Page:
Tight security keeps away spectators at Games
Last Updated: Sunday, October 10, 2010 | 9:40 AM ET
The Associated Press
Tight security featuring gun-toting police on top of steel barricades kept most of the spectators away during a Commonwealth Games women's cycling road race won by Rochelle Gilmore of Australia on Sunday.
It was a perfect day for the race — moderate temperatures, sunny skies and a scenic course through some of the most picturesque parts of downtown New Delhi, including the famous India Gate and Presidential Palace. Even a dog and a monkey sighted on the course didn't bother the competitors.
Gilmore won in a sprint finish in 2 hours, 49 minutes and 30 seconds. Elizabeth Armistead of England was second and another Australian, Chloe Hosking, took bronze.
Another Australian, Allan Davis, won the men's road race of 168 kilometres (103 miles) later Sunday in a sprint finish over Hayden Roulston of New Zealand in a time of 3:40.48. David Millar of Scotland took bronze. Pre-race favourite and Tour de France sprinter Mark Cavendish finished seventh.
Davis sprinted to the front over the last 500 metres, helped by teammate Christopher Sutton, who finished fourth.
But the morning race, staged over eight laps of a 13.7-kilometre (8.45-mile) course, was almost devoid of fans. Television footage showed mostly soldiers and other security officials standing behind the fenced and barrier-laden course.
The lack of crowds didn't bother Gilmore.
"Perhaps it was for the best in terms of security," she said. "We knew a lot of spectators would be watching us on TV."
Gilmore's victory comes after Australian cyclists won 12 of 14 gold medals on the track.
The narrow, technical course proved to be hazardous for Sharon Laws of England, who crashed into the barriers on a tight left-hand turn. Gilmore liked it, though.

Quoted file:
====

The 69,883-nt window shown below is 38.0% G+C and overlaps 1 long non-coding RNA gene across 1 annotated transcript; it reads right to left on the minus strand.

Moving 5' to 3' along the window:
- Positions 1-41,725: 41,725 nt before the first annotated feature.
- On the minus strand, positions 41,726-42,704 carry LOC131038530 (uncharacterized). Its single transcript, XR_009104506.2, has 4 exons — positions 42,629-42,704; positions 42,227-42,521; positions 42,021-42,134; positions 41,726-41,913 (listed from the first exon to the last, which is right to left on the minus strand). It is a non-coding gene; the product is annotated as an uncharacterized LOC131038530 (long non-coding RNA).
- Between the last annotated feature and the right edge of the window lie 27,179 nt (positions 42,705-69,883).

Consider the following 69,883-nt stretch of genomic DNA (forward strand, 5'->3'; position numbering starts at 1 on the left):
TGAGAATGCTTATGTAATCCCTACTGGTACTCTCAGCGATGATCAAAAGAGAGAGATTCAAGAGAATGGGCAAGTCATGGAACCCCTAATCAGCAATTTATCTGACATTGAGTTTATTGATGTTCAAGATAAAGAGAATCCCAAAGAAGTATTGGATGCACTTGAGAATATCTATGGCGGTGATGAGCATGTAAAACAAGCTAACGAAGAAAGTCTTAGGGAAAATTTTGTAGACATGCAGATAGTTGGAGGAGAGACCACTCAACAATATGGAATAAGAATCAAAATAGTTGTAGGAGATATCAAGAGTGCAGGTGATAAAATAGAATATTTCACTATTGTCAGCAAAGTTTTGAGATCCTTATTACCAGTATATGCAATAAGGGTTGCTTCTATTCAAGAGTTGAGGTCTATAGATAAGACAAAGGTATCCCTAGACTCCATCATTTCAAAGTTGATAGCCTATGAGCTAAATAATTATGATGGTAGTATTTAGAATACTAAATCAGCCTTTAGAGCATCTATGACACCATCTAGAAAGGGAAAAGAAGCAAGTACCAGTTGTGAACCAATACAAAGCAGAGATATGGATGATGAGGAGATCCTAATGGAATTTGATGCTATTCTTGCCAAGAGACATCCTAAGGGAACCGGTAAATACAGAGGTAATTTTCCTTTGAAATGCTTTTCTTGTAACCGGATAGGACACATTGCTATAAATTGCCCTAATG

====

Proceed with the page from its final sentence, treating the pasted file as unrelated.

"It's a fantastic circuit," she said. "It's really smooth and fast, with a lot of corners. I love corners. I really enjoyed the race."
Canada dominates in diving
Diving began its four-day run and Canada took both golds Sunday.
Jennifer Abel and Emilie Heymans won the women's 3-metre synchro. Australians took the other medals — Briony Cole and Sharleen Stratton the silver and Jaele Patrick and Olivia Wright the bronze.
Alexandre Despatie defended his title in the 1-metre springboard by taking gold later Sunday. One of the biggest names in the diving competition — Olympic 10-metre platform champion Matthew Mitcham of Australia — won the silver.
Athletics finals included the men's and women's 200 and men's 800 metres, the women's 400-metre hurdles, the men's discus and women's high jump.
Meanwhile, organizing committee chairman Suresh Kalmadi said a volunteer on the organizing committee had been reported to police over the alleged sale of counterfeit tickets. Local media also reported that two people were arrested for scalping games tickets and that some games credentials were also sold illegally.
Commonwealth Games Federation President Mike Fennell said 850 of the planned 1,500 doping tests at the games had been conducted, and that 600 tests that have been returned were all negative.
There was a positive tone Sunday from Bhubaneswar Kalita, India's chef de mission. Despite a host of problems at the Commonwealth Games — late construction of venues, transportation and security concerns and clogged roads — Kalita said he remained optimistic that India would one day hold an Olympics.
"Yes, our good performance and hosting games like this will definitely step forward (the bid) to host the Olympics in India," Kalita said.